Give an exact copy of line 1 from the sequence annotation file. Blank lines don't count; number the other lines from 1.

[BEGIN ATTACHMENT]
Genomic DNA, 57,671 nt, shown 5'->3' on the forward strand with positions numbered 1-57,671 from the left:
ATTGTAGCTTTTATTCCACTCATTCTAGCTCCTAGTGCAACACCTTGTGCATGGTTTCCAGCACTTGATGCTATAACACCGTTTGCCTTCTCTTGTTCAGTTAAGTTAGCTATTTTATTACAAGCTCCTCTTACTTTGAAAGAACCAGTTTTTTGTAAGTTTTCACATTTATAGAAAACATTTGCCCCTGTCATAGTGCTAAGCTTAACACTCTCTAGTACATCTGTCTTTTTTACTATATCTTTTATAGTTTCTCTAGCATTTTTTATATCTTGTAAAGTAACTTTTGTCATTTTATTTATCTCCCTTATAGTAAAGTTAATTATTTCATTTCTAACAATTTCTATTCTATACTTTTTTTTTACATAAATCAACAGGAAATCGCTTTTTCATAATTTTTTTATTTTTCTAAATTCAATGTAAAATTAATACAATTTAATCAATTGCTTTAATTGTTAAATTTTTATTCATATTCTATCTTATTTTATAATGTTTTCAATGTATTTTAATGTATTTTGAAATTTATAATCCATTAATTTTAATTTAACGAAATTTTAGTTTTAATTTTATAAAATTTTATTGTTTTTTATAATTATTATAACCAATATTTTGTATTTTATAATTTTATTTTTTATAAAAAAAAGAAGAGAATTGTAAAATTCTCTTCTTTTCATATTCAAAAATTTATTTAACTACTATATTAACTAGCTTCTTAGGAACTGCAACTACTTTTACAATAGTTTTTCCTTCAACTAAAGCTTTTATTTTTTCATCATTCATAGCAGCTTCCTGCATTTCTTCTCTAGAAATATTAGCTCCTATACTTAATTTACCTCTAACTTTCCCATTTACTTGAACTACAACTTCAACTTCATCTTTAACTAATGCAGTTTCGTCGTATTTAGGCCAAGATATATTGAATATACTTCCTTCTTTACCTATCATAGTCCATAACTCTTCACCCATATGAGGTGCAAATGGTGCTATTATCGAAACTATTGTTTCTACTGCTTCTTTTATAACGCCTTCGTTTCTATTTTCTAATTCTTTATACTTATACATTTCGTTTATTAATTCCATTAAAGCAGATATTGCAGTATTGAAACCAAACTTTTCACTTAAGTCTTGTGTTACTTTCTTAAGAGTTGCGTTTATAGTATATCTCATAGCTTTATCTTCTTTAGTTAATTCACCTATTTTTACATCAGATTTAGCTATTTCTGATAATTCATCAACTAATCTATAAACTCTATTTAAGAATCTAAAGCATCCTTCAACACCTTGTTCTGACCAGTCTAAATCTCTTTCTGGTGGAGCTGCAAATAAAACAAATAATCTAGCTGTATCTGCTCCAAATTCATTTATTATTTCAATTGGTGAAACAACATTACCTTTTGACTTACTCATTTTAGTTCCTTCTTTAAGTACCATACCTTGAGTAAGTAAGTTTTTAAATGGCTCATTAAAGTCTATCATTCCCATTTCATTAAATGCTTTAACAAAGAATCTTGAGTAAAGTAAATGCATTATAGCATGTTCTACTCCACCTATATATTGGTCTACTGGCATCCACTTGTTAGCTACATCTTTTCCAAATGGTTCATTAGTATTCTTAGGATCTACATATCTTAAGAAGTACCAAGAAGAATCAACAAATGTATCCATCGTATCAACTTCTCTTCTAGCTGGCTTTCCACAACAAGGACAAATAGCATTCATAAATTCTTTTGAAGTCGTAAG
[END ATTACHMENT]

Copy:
Genomic DNA, 57,671 nt, shown 5'->3' on the forward strand with positions numbered 1-57,671 from the left: